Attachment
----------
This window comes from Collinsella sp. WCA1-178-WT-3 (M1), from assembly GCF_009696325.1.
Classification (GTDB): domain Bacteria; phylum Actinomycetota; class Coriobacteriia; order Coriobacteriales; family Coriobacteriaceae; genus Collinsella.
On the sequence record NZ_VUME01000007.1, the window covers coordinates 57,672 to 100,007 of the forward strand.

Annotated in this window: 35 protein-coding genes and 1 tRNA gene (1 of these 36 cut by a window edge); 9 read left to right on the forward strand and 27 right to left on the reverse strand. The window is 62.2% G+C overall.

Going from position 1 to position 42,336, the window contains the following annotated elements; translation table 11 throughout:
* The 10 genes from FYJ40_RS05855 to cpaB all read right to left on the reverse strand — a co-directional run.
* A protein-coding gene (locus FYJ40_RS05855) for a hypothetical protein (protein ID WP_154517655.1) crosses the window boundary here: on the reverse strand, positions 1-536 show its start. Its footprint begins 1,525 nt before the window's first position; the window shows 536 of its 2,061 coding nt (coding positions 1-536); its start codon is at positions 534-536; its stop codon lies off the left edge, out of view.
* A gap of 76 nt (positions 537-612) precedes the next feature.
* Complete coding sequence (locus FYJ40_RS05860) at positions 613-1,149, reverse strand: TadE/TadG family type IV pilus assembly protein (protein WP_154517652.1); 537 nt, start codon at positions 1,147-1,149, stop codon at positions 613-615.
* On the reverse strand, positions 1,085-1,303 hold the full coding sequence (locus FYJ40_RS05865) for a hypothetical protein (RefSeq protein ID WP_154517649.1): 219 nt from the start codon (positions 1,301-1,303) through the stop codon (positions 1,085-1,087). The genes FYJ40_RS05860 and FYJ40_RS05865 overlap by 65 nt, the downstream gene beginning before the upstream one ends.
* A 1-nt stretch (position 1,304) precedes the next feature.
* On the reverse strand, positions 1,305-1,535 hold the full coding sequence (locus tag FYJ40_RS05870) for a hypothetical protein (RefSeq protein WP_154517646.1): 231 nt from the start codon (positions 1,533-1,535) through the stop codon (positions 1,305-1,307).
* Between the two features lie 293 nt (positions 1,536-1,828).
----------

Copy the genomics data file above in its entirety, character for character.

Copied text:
This window comes from Collinsella sp. WCA1-178-WT-3 (M1), from assembly GCF_009696325.1.
Classification (GTDB): domain Bacteria; phylum Actinomycetota; class Coriobacteriia; order Coriobacteriales; family Coriobacteriaceae; genus Collinsella.
On the sequence record NZ_VUME01000007.1, the window covers coordinates 57,672 to 100,007 of the forward strand.

Annotated in this window: 35 protein-coding genes and 1 tRNA gene (1 of these 36 cut by a window edge); 9 read left to right on the forward strand and 27 right to left on the reverse strand. The window is 62.2% G+C overall.

Going from position 1 to position 42,336, the window contains the following annotated elements; translation table 11 throughout:
* The 10 genes from FYJ40_RS05855 to cpaB all read right to left on the reverse strand — a co-directional run.
* A protein-coding gene (locus FYJ40_RS05855) for a hypothetical protein (protein ID WP_154517655.1) crosses the window boundary here: on the reverse strand, positions 1-536 show its start. Its footprint begins 1,525 nt before the window's first position; the window shows 536 of its 2,061 coding nt (coding positions 1-536); its start codon is at positions 534-536; its stop codon lies off the left edge, out of view.
* A gap of 76 nt (positions 537-612) precedes the next feature.
* Complete coding sequence (locus FYJ40_RS05860) at positions 613-1,149, reverse strand: TadE/TadG family type IV pilus assembly protein (protein WP_154517652.1); 537 nt, start codon at positions 1,147-1,149, stop codon at positions 613-615.
* On the reverse strand, positions 1,085-1,303 hold the full coding sequence (locus FYJ40_RS05865) for a hypothetical protein (RefSeq protein ID WP_154517649.1): 219 nt from the start codon (positions 1,301-1,303) through the stop codon (positions 1,085-1,087). The genes FYJ40_RS05860 and FYJ40_RS05865 overlap by 65 nt, the downstream gene beginning before the upstream one ends.
* A 1-nt stretch (position 1,304) precedes the next feature.
* On the reverse strand, positions 1,305-1,535 hold the full coding sequence (locus tag FYJ40_RS05870) for a hypothetical protein (RefSeq protein WP_154517646.1): 231 nt from the start codon (positions 1,533-1,535) through the stop codon (positions 1,305-1,307).
* Between the two features lie 293 nt (positions 1,536-1,828).